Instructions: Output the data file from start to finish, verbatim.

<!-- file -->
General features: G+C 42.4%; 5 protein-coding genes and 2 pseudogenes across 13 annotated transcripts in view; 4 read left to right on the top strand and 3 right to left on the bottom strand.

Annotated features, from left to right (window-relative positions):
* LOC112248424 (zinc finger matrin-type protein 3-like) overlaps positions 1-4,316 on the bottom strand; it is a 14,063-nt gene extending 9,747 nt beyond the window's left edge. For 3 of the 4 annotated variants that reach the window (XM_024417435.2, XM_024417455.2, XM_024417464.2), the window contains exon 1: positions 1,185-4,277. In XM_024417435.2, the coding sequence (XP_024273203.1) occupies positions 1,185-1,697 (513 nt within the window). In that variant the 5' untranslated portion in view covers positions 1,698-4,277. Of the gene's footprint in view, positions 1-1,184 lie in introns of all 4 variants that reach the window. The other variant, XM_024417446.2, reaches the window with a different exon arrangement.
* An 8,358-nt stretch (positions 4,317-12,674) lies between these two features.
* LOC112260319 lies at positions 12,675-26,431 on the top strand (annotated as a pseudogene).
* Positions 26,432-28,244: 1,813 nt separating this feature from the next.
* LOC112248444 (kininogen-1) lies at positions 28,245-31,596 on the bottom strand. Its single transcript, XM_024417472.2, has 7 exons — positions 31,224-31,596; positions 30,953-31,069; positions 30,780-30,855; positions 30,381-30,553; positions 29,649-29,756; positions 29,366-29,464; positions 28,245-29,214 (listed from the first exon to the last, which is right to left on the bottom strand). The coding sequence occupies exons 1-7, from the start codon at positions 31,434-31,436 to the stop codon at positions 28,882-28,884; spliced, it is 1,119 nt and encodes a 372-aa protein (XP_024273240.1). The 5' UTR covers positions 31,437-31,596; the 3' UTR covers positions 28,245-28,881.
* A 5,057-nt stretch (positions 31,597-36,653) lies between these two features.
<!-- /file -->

General features: G+C 42.4%; 5 protein-coding genes and 2 pseudogenes across 13 annotated transcripts in view; 4 read left to right on the top strand and 3 right to left on the bottom strand.

Annotated features, from left to right (window-relative positions):
* LOC112248424 (zinc finger matrin-type protein 3-like) overlaps positions 1-4,316 on the bottom strand; it is a 14,063-nt gene extending 9,747 nt beyond the window's left edge. For 3 of the 4 annotated variants that reach the window (XM_024417435.2, XM_024417455.2, XM_024417464.2), the window contains exon 1: positions 1,185-4,277. In XM_024417435.2, the coding sequence (XP_024273203.1) occupies positions 1,185-1,697 (513 nt within the window). In that variant the 5' untranslated portion in view covers positions 1,698-4,277. Of the gene's footprint in view, positions 1-1,184 lie in introns of all 4 variants that reach the window. The other variant, XM_024417446.2, reaches the window with a different exon arrangement.
* An 8,358-nt stretch (positions 4,317-12,674) lies between these two features.
* LOC112260319 lies at positions 12,675-26,431 on the top strand (annotated as a pseudogene).
* Positions 26,432-28,244: 1,813 nt separating this feature from the next.
* LOC112248444 (kininogen-1) lies at positions 28,245-31,596 on the bottom strand. Its single transcript, XM_024417472.2, has 7 exons — positions 31,224-31,596; positions 30,953-31,069; positions 30,780-30,855; positions 30,381-30,553; positions 29,649-29,756; positions 29,366-29,464; positions 28,245-29,214 (listed from the first exon to the last, which is right to left on the bottom strand). The coding sequence occupies exons 1-7, from the start codon at positions 31,434-31,436 to the stop codon at positions 28,882-28,884; spliced, it is 1,119 nt and encodes a 372-aa protein (XP_024273240.1). The 5' UTR covers positions 31,437-31,596; the 3' UTR covers positions 28,245-28,881.
* A 5,057-nt stretch (positions 31,597-36,653) lies between these two features.